Wednesday, April 9, 2014
The Transfer Process (TAP and creativity)
I've been working on a project with a friend that is multi-layered and will end up as a kind of workshop. It involves concept design, project development, and personal reflection. It also involves material preparation, so I've been playing around with Lesley Riley's TAP (Transfer Artist Paper), a paper you can (inkjet) print, draw, or paint on, and then iron onto a variety of surfaces. I've been using it to print text and images and then iron them onto fabric, which is probably its most common use. It really is good stuff, but then again, I've never tried any other brand.
If you've never used TAP, then here are my top two tips:
1) Cut your image from the transfer sheet as close to the edge of the image as possible, shaving the edges as close as you dare. This prevents a clear polymer 'outline' of your image from adhering to your final surface.
2) You can't over-iron TAP, so when in doubt, just keep on ironing. Just don't scorch your surface in the meantime! That word 'joy' up there took me less than 30 seconds, FYI.
But prepping fabric with TAP images has only helped create part of the project materials. A second transfer process will be needed in order to finish the project, and still another to use/share the project. The second transfer process is all about tangibly expressing a personal experience in a collage format using the supplies on hand. I think the physical expression of an abstract concept is the hardest transfer to make, especially for those who may have limited experience with collage. In fact, I think this is the hardest part about creating anything...getting to the point where your creation matches your vision, and/or knowing when to let the creating process eclipse the vision you initially had.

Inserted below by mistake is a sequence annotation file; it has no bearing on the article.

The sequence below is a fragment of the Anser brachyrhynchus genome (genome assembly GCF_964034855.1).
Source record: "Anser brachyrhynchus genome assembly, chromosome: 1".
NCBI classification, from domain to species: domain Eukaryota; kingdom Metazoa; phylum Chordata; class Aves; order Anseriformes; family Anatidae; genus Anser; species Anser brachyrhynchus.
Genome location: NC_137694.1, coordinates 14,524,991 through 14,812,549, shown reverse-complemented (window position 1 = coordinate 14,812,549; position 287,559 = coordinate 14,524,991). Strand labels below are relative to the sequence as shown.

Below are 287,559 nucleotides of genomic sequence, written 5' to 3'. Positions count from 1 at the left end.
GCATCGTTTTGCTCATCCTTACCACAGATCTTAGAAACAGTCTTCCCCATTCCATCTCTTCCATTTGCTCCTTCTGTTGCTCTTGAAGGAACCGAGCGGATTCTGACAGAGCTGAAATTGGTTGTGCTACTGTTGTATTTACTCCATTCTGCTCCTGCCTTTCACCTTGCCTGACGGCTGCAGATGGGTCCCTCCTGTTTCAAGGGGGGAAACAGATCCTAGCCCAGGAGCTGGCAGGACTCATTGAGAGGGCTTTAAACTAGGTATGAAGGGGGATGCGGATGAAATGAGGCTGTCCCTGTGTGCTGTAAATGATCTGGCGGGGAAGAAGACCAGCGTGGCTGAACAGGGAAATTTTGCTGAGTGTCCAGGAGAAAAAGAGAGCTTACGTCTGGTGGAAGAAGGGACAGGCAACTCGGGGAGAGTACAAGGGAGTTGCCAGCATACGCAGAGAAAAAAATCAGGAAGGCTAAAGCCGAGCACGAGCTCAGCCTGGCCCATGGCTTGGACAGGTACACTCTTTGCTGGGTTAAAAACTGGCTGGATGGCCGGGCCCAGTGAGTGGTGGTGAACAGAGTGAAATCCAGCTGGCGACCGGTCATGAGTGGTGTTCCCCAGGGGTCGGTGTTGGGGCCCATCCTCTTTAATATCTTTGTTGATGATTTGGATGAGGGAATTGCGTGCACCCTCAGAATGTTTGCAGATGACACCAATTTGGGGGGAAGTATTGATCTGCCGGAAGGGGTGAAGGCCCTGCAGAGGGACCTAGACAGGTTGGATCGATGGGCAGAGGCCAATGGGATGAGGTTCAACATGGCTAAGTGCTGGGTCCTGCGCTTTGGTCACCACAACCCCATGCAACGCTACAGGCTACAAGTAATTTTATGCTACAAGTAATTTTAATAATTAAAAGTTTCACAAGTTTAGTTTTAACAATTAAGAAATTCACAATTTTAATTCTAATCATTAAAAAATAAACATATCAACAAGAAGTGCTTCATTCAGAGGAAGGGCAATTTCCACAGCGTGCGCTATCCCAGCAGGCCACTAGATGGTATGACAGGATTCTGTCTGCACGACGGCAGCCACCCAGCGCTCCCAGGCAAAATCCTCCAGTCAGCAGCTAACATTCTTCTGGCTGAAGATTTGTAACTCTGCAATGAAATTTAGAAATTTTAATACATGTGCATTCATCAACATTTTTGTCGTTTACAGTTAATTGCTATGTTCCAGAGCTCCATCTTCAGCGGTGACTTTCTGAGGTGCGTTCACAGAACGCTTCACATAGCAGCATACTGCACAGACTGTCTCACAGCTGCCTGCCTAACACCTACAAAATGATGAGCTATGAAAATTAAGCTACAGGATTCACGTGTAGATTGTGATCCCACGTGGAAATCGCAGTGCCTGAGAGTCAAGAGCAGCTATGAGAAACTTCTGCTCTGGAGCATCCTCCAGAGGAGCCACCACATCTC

The final transfer process isn't so much about the creator as it is about the person who may ultimately look at the creation. What is their experience like? Or even, how important is the viewer's experience to the creator? Perhaps that should be answered first! Sometimes I look at artwork and see a very clear message, other times I'm totally flabbergasted. I think my favorite experiences are where I see multiple possibilities; even better are the times when I get to talk to the creators about their creation. Many deliberately choose to only partially transfer their ideas into clear messages so as to create an opportunity for dialogue. And dialogue is actually a goal for these finished projects, so perhaps if that idea-to-project transfer isn't as complete as it could be, dialogue could still be inspired.
So yes, the wheels have been turning lately! I have a million ideas on other ways to use this TAP stuff, but those will have to wait until this workshop is behind me!
I'm curious, have you ever used TAP? If so, how have you used it? And if you create things, what's your idea-to-project transfer process like? I definitely like clear messages when it comes to my work, but my art...not so much. Are you more of a 'give a clear message' kind of creator, or something else?